No upgrades to Windows Phone 7

No upgrades to Windows Phone 7

Summary: As we predicted, you won't be able to upgrade existing Windows Mobile 6.5 devices to run Windows Phone 7 - because they don't meet the list of criteria.

TOPICS: Windows

As we predicted, you won't be able to upgrade existing Windows Mobile 6.5 devices to run Windows Phone 7 - because they don't meet the list of criteria. Natasha Kwan, General Manager for Microsoft’s Mobile Communications Business in the Asia-Pacific region, told the APC blog that "Because we have very specific requirements for Windows Phone 7 Series the current phones we have right now will not be upgradable”.

The main problem is that while the HTC HD2 has a capacitive screen, it doesn't have the four points of contact Microsoft is mandating for the new devices to make for a smooth experience; if it's relying on those for gestures and (utter speculation) multi-player games, upgrading older devices wouldn't give a good enough experience. And when we see the official spec later this month, there may be other differences (perhaps more built-in memory or specific graphics acceleration to make XNA and Silverlight look good?)

The HTC doesn't have the three standard buttons on the front either and the five it has don't correspond to the 'back', 'start' and 'search' buttons well enough (there's a different discussion to have about whether getting rid of the physical 'dial' and 'hang up' buttons is actually a good thing, but they're gone and you can't easily make 'home', 'start' and 'back' into 'back, 'start' and 'search' without confusing everyone). If this seems like nit-picking, get used to the fact that Windows Phone 7 Series devices aren't the 'anything goes' Windows Mobile you're used to and will be much closer to an iPhone -style experience where there's less to customise - and less to confuse.

There are unhappy reactions online to the news; cynically speaking given how low Windows Mobile marketshare has fallen (7% in western Europe compared to 4% for Android, 12% for BlackBerry, 18% for iPhone and 59% for Symbian as of November 2009) and the fact that Microsoft must be hoping for far more users for Windows Phone 7, this will make more new users happy than it upsets old fans. Some of that is down to unrealistic expectations - and some of those will have been raised by seeing Microsoft employees running the pre-production version of Windows Phone 7 on their own upgraded devices; that's no way to judge what the experience for actual end users will be. -Mary

Topic: Windows

Simon Bisson

About Simon Bisson

Simon Bisson is a freelance technology journalist. He specialises in architecture and enterprise IT. He ran one of the UK's first national ISPs and moved to writing around the time of the collapse of the first dotcom boom. He still writes code.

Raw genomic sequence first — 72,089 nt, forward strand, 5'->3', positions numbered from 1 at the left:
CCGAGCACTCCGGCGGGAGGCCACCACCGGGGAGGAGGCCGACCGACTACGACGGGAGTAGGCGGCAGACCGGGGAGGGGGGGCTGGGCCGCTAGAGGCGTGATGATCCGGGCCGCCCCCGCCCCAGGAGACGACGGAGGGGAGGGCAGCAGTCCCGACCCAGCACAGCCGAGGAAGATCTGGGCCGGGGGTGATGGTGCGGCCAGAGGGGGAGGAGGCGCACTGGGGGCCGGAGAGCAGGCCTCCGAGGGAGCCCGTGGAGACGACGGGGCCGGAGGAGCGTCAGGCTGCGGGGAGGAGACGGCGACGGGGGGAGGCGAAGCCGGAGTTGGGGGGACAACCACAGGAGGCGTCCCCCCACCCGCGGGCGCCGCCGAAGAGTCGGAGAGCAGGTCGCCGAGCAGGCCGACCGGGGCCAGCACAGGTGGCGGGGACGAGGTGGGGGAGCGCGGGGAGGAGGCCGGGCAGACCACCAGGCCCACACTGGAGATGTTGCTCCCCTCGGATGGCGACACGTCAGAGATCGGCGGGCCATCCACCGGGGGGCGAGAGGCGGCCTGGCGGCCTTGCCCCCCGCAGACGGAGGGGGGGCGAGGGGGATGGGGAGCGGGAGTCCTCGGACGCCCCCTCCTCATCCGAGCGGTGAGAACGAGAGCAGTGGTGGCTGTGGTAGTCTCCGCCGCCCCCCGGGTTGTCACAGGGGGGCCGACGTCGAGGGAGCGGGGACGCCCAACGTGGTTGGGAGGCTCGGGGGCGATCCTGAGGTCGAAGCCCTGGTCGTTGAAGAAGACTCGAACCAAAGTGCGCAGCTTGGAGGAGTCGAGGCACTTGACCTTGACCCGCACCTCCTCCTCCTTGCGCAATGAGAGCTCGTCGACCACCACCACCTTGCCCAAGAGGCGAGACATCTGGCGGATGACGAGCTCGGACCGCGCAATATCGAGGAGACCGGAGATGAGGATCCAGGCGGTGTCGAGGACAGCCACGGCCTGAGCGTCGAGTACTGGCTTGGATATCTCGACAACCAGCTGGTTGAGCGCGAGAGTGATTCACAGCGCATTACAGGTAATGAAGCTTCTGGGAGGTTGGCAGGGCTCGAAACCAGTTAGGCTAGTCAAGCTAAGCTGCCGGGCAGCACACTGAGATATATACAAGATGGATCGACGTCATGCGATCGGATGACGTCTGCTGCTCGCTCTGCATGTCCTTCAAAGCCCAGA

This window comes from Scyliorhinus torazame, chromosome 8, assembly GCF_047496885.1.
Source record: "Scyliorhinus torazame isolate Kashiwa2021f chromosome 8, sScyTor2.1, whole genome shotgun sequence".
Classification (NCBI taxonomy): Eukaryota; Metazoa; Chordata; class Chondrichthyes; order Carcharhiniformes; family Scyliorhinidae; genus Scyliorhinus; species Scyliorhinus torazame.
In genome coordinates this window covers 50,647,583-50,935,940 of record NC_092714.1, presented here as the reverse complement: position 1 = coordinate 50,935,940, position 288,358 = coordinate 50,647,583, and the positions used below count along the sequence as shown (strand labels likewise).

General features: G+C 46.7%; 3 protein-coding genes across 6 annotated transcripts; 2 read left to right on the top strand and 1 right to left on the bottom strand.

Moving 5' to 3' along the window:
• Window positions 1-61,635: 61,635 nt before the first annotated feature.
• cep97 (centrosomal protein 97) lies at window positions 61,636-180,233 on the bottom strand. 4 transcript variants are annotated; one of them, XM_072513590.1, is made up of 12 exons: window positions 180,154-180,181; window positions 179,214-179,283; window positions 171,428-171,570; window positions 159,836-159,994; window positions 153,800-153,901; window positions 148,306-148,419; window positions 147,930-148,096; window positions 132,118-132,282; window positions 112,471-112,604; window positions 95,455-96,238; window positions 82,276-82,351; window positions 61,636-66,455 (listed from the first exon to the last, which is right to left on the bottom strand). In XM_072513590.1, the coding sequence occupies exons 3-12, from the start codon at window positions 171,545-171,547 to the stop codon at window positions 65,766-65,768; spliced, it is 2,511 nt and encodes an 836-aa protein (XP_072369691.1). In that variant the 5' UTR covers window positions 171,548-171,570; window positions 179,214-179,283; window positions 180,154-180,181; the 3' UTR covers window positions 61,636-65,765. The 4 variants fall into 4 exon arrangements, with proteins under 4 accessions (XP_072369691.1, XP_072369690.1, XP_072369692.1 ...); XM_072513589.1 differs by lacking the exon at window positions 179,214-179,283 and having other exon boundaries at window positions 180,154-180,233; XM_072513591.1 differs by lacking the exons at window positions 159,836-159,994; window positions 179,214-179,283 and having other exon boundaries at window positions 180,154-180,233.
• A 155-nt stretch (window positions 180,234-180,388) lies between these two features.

Mary Branscombe

About Mary Branscombe

Mary Branscombe is a freelance tech journalist. Mary has been a technology writer for nearly two decades, covering everything from early versions of Windows and Office to the first smartphones, the arrival of the web and most things inbetween.

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  • No upgrades to Windows Phone 7

    By not allowing upgrades, Microsoft has basically told everyone not to purchase a Windows Phone this year. We know that every Windows Phone on the market is obsolete, and won't be upgradeable in the future.

    This news makes Android and iPhone very appealing.
    Market Strategist
  • No upgrades to Windows Phone 7

    No, Microsoft is saying 'don't buy Windows Mobile/Windows Phone Classic if you want Windows Phone 7'. Windows Phone Classic continues - the question is whether it survives but 7% isn't worth a lot of effort. By not allowing upgrades what they're really saying is 'we noticed that experience matters'.

    iPhone has a good record of letting you upgrade, but you don't have any choice in form factor (or app providers, but we don't know if WinPho will be locked in the same way). And Android is falling into the same trap as WinMo where you can choose between plain Android and get updates or Android with a skin that makes it nicer to use and few updates. You can't update Motorola's Dext to Android 2.1 and I can't find an official announcement saying when/if I can update my Magic to 2.1 - and even if I can, there will be features I won't get because of the hardware (no live backgrounds).
    Simon Bisson and Mary Branscombe
  • No upgrades to Windows Phone 7

    And of course the whole thing is going to be a red rag for the bull that's XDA Developers...

    Simon Bisson and Mary Branscombe
  • No upgrades to Windows Phone 7

    Sugar-coat it any way you want, but the fact remains that the original comment is exactly correct. Trying to put a positive spin on this debacle by stealing Coca-Cola's "Classic" renaming is not only not going to work, it is just plain silly, to put it kindly.